You know how we all have at least one cringe worthy moment in life where no matter how much time has passed, we still frequently revisit that train wreck just so we can bury our faces in the pillows? Well, I think our first attempt at potty training of our 22-month-old is going to be one of those moments. The experience is hot off the press, so I’m currently licking my wounds and hoping we haven’t scarred the kid for life!
I did a lot of reading and preparing beforehand, yet I had to abort plans 4 days into this terrible ordeal. As you’ve probably gathered, our first potty training experience was not at all successful and looking back, we hope to at least learn from our mistakes. There are countless resources out there detailing how potty training should be done but as we found out, there are many, many shades of brown! No one actually tells you what NOT to do, which surprisingly, is not just the opposite of what should be done. So here’s a synopsis of our balls up – don’t do these!
What the books suggest: Set aside some dedicated time to kick-start the process.
Sensible advice, however, a long weekend over New Year’s Eve is not the right time. We didn’t have any specific plans or places to be, but the whole nature of those days was just too exciting. There was hustle and bustle all around, one-off events that we felt a bit miffed to be missing out on, loud and bright fireworks, so on and so forth. No matter what you’re doing, choosing such a high profile time period creates an external buzz that is out of your control.
Next time … I’ll be taking some time off work during a dull, regular, mundane week. If it means taking some time out of nursery for my daughter, then so be it.
What the experts say: Put her on the potty frequently, especially when you think she may need to go. Get a training timer.
We did just this. Every two hours or so hubby or I would put our toddler on the potty at 10 minute intervals. Either leading her there or asking her to take herself, which she did reasonably willingly in the beginning. The problem is that it soon gets old. Very old. She got fed up of sitting around on there. Once she realised it was not a crime to get up and wander off, she did. Her mind was on getting back to doing something more interesting rather than doing her business. When we tried to engage her with the iPad or books while she sat there, she became engrossed in those instead.
Next time … I’m just going to explain what happens on the potty, which she already knows now, and leave it at that. Every time she has an accident, we’ll reiterate. If she can remember her iPad unlock pass code, I’m confident that she will eventually be able to remember where to poop!
What everyone says: Don’t scold or shame her when accidents happen.
Absolutely. I prepared myself for many, many accidents and since 90% of our floors are tiled, it’s really no big deal. But here’s the part I didn’t foresee – regression can happen DURING training and when you have absolutely no idea why your kid (who had started to put herself on the potty) is suddenly pissing on your sofa like she’s the Fontana di Trevi, you’re gonna feel frustrated! You can try your best not to let this show, but these little people are intuitive, they know when you’re about to lose it. The best way to get around this, is to not feel frustrated in the first place.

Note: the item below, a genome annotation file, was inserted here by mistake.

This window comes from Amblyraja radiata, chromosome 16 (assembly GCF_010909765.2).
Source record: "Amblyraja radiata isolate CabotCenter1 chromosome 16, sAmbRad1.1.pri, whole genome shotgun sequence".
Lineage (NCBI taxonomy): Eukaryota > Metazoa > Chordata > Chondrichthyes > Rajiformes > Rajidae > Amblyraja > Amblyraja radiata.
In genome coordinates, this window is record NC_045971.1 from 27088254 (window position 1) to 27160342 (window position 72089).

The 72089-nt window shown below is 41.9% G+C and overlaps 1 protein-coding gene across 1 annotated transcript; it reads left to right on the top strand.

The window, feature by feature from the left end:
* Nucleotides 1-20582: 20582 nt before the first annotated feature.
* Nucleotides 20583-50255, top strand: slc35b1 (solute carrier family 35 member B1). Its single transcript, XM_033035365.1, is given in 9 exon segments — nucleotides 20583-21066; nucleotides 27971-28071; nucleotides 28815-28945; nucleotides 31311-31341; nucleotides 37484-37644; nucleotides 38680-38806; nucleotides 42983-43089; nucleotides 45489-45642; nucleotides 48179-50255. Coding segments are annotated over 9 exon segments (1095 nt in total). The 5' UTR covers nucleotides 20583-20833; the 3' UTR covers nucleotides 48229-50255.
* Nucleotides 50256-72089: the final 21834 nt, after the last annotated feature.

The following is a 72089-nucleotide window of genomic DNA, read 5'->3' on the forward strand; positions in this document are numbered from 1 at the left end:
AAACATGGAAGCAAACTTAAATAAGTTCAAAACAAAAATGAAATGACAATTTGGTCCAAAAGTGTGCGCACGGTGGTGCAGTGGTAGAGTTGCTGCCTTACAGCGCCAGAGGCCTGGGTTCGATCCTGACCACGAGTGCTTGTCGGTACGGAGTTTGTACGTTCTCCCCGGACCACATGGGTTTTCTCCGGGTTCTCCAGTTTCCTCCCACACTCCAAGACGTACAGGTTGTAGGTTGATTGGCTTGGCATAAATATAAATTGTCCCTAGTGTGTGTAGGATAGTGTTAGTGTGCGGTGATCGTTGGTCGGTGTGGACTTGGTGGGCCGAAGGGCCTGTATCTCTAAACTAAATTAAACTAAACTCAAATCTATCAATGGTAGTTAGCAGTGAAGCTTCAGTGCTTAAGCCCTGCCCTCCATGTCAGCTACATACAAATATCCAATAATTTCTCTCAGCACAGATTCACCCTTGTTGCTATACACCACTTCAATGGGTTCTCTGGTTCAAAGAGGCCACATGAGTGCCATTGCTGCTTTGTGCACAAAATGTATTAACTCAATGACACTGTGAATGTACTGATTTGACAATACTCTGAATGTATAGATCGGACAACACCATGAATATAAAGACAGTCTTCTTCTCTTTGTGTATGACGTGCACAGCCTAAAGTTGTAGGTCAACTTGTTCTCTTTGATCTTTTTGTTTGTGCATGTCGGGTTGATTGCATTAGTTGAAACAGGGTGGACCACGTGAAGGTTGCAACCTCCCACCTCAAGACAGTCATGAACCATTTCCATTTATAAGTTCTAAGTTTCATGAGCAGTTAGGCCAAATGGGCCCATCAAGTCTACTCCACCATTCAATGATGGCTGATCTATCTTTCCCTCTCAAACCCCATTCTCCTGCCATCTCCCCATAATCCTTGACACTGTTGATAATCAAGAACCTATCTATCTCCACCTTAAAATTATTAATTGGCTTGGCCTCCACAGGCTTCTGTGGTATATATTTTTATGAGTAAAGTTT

So next time … I’ll know to be prepared! Sounds simple and obvious, but it’s amazing how having expectations can trip you up majorly.
Speaking of expectations, some experts claim that you can have a potty train a toddler in 1 day/3 days/a week.
For every poor bastard out there whose offspring took 6+ months to toilet train, there’ll be a smug mug who boasts that their baby got it straight away. It’s cliché as hell, but every child IS different. My daughter took very well to sleep training and has long shown that she is ready for toilet training, so I figured 3 days was generous! Setting expectations like this is a guarantee for failure.
Next time … I definitely won’t! Sure, I’ll expect to be cleaning up a lot of mess, I’ll expect to repeat the word “pee” 542,784 during the process and when there is a nugget in the potty, I’ll expect to dance that thing all the way to the toilet like it’s the Tiffany diamond – but I won’t set a time expectation. It will take as long as it takes.
What most of the Internet says: Don’t quit potty training. Once you’re sure that your child is ready and you’ve committed to the process, even if all hell freezes over, do NOT put him back into nappies.
One of the biggest mistakes I made was not quitting sooner. Yes, I was sure my toddler was physically ready but there’s a large psychological element to this – which may come as a surprise given it’s such a normal thing to adults. So here’s what happened – she started with a healthy interest in the potty and after running around in her bare tush with a few accidents, she started to do her business in the potty (twice even unprompted). Then the resistance began, she was reluctant to sit on the potty and would pee on the floor/sofa/chair literally 30 seconds after having sat on the potty. Finally she started to hold in her pee to a point where she was dancing around in discomfort and only going 3 times a day (poor bubs!). This was not good and it was high time to take a step back.
Next time … hopefully we’ll have learnt some lessons and when we quit, it’ll be because the girl is fully toilet trained. If we realise that it’s another false start then there’ll be no shame in backing off to reassess the situation.
I’ll be back with an update in a few months. In the meantime, watch this space.